10 tech trends for the year ahead

3. Everybody social

Social media is about to come of age. Until now, it’s been a sort of toy. Nice to see what your friends are up to, nice to update your parents without, you know, actually having to speak to them. But in 2013, we’re expecting to get some utility from this technology at last.


Google Latitude lets you see your friends' location at a glance - but they have to opt in.

The new crop of streaming media services, for instance, will use social media functionality to recommend content based on what others in your circle of friends are listening to or watching. The question of where to eat or what to do – on those days where you’re not up for wild experimentation – can already be answered by social media services. And a balance will be struck between personal privacy… and letting your friends know where you are, at a glance (at their smartphone).

2. Why own content?

We’ve mentioned the concept of keeping your music and movies in the cloud for safekeeping, but this raises another question… and exposes a rising trend. Why own that content at all?

When there’s no pretty CD or other collectible element, there are cheaper ways to hear the music you love and watch the latest movies and TV. Services like Spotify and Netflix will give you access to huge amounts of content for a single monthly fee. It might feel like you’re putting your hand in your pocket all the time… but compare it to your $10,000 CD collection that doesn’t get any bigger (your same monthly fee gives you access to new releases too).

Questions of copyright and royalty payments have kept Australia low on the agenda when it comes to rolling out these services here, but we’re becoming increasingly recognised as a market worth servicing.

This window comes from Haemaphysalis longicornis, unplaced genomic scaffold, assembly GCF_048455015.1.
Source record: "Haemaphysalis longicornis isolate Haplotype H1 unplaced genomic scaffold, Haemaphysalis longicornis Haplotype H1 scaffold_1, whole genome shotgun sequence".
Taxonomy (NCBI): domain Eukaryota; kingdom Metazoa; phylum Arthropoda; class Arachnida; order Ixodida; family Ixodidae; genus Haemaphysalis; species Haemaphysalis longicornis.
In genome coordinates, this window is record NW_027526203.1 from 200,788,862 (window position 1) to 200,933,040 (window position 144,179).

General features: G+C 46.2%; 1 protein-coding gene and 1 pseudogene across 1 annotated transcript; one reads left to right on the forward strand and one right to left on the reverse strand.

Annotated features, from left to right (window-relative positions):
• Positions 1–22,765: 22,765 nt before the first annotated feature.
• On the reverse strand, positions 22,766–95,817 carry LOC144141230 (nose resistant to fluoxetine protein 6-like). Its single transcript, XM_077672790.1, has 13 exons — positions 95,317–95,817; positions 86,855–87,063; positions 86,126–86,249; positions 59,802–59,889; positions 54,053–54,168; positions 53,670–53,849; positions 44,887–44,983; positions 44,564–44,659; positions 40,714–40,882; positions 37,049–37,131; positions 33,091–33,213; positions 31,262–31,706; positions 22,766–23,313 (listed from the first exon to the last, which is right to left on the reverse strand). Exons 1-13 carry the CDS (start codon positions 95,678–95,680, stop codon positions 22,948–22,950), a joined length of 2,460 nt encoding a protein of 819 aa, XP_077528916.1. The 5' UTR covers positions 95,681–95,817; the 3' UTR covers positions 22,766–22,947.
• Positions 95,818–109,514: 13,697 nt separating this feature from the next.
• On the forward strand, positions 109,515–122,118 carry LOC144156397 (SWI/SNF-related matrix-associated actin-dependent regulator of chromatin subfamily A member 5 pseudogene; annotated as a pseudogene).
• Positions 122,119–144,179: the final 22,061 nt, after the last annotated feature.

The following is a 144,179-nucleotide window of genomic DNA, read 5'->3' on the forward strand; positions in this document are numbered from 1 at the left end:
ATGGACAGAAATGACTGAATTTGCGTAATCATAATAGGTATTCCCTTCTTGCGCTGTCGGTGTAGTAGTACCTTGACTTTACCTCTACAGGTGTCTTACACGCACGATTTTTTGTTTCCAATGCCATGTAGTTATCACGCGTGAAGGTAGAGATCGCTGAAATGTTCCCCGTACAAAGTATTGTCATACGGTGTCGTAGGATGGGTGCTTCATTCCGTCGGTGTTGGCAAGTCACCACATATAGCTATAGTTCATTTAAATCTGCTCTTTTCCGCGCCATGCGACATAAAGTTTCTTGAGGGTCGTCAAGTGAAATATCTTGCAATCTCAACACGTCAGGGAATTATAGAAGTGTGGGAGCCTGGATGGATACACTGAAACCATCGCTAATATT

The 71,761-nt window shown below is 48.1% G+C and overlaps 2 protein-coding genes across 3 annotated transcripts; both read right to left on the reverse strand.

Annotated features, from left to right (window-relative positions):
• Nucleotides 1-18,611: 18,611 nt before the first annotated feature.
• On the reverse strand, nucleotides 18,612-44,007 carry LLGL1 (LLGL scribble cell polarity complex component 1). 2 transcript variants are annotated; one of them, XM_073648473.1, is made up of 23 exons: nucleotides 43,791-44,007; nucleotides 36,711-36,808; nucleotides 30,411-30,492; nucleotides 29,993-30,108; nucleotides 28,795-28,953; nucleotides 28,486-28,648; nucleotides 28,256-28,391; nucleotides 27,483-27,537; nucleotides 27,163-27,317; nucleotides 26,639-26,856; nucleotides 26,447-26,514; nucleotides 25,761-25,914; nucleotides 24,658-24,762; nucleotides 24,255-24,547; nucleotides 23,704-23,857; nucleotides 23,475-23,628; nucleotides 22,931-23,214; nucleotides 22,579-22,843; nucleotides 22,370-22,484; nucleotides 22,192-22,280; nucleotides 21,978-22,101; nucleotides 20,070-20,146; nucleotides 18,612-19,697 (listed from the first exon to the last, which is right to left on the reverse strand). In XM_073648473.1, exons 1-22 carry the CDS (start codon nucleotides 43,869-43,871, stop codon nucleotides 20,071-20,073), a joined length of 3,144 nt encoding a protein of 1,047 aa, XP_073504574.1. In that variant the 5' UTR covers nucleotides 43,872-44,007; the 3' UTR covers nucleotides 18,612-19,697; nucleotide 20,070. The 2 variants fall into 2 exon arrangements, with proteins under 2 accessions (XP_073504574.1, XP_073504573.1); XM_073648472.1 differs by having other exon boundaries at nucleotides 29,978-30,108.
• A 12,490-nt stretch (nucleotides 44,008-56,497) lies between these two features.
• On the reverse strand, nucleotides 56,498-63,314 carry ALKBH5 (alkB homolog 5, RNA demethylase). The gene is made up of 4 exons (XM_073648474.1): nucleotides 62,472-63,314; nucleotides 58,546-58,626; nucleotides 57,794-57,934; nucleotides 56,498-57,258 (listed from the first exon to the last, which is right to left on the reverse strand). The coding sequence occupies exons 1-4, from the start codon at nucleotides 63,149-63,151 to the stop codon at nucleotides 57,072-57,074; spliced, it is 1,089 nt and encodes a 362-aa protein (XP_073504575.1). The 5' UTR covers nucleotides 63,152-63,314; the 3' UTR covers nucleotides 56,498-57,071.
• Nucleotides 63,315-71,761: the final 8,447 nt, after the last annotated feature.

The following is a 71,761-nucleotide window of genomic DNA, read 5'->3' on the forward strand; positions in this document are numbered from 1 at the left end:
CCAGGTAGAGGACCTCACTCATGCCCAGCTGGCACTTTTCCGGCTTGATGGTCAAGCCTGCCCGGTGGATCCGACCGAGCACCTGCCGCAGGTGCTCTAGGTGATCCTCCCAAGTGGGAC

Is renting rather than owning a good thing? Don’t worry – we think ultra-high-quality versions of your favourite content will still be available to buy in collector-worthy packaging. It’s just that we don’t all have to be collectors now.


With no physical packaging, streaming content services promise to free up bookshelves and cupboards for the items they were intended to store.


1. Ubiquitous computing

The nine trends we’ve identified so far see entertainment, communication and technology combine into an amazing year ahead, all made possible by one thing: ubiquitous computing.

It’s a fancy way of saying that computers – or information processing systems – are no longer big grey boxes in the study. They’re everywhere. They’ve been everywhere for the last three or four years, but until now our mobile computers have played second fiddle to the ‘real’ machine in the office. That’s changing, and changing fast: just think about the power of quad-core smartphones and TVs equipped with powerful CPUs to run everything from 3D to apps.


Computers everywhere? It's already happening


Ubiquitous computing will make 2013 a more connected year, and yes we’ll need to learn new skills to protect our privacy and defend against incessant 24-hour marketing. But the possibilities are huge, and for some the ability to live a modern life with little more than a slim smartphone and a bank account will be attractive indeed.

Here’s to 2013, an exciting year for entertainment and technology both.